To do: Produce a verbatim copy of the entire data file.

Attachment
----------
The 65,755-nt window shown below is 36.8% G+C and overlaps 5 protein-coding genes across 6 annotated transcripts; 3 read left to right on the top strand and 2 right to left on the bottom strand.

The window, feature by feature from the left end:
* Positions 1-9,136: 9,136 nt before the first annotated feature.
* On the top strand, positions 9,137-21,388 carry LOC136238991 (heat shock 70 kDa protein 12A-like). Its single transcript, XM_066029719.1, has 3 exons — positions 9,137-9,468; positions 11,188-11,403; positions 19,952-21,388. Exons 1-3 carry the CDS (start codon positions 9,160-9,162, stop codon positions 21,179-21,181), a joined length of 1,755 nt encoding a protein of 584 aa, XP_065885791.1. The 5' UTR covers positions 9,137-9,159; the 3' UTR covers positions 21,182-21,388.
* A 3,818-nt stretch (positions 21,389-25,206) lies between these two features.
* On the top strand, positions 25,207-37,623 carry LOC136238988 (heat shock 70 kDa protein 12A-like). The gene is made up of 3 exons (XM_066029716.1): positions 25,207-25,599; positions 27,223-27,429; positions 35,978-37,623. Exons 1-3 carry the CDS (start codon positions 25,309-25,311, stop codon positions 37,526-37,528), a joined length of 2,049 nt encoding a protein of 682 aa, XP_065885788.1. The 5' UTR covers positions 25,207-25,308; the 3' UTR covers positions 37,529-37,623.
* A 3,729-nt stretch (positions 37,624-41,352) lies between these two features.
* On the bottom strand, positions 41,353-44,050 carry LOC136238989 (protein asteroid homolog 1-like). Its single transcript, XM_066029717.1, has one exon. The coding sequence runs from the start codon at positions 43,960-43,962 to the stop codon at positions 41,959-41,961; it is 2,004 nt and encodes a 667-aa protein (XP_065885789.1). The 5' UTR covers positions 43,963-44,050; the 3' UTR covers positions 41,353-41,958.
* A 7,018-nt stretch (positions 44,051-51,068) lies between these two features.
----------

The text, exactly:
The 65,755-nt window shown below is 36.8% G+C and overlaps 5 protein-coding genes across 6 annotated transcripts; 3 read left to right on the top strand and 2 right to left on the bottom strand.

The window, feature by feature from the left end:
* Positions 1-9,136: 9,136 nt before the first annotated feature.
* On the top strand, positions 9,137-21,388 carry LOC136238991 (heat shock 70 kDa protein 12A-like). Its single transcript, XM_066029719.1, has 3 exons — positions 9,137-9,468; positions 11,188-11,403; positions 19,952-21,388. Exons 1-3 carry the CDS (start codon positions 9,160-9,162, stop codon positions 21,179-21,181), a joined length of 1,755 nt encoding a protein of 584 aa, XP_065885791.1. The 5' UTR covers positions 9,137-9,159; the 3' UTR covers positions 21,182-21,388.
* A 3,818-nt stretch (positions 21,389-25,206) lies between these two features.
* On the top strand, positions 25,207-37,623 carry LOC136238988 (heat shock 70 kDa protein 12A-like). The gene is made up of 3 exons (XM_066029716.1): positions 25,207-25,599; positions 27,223-27,429; positions 35,978-37,623. Exons 1-3 carry the CDS (start codon positions 25,309-25,311, stop codon positions 37,526-37,528), a joined length of 2,049 nt encoding a protein of 682 aa, XP_065885788.1. The 5' UTR covers positions 25,207-25,308; the 3' UTR covers positions 37,529-37,623.
* A 3,729-nt stretch (positions 37,624-41,352) lies between these two features.
* On the bottom strand, positions 41,353-44,050 carry LOC136238989 (protein asteroid homolog 1-like). Its single transcript, XM_066029717.1, has one exon. The coding sequence runs from the start codon at positions 43,960-43,962 to the stop codon at positions 41,959-41,961; it is 2,004 nt and encodes a 667-aa protein (XP_065885789.1). The 5' UTR covers positions 43,963-44,050; the 3' UTR covers positions 41,353-41,958.
* A 7,018-nt stretch (positions 44,051-51,068) lies between these two features.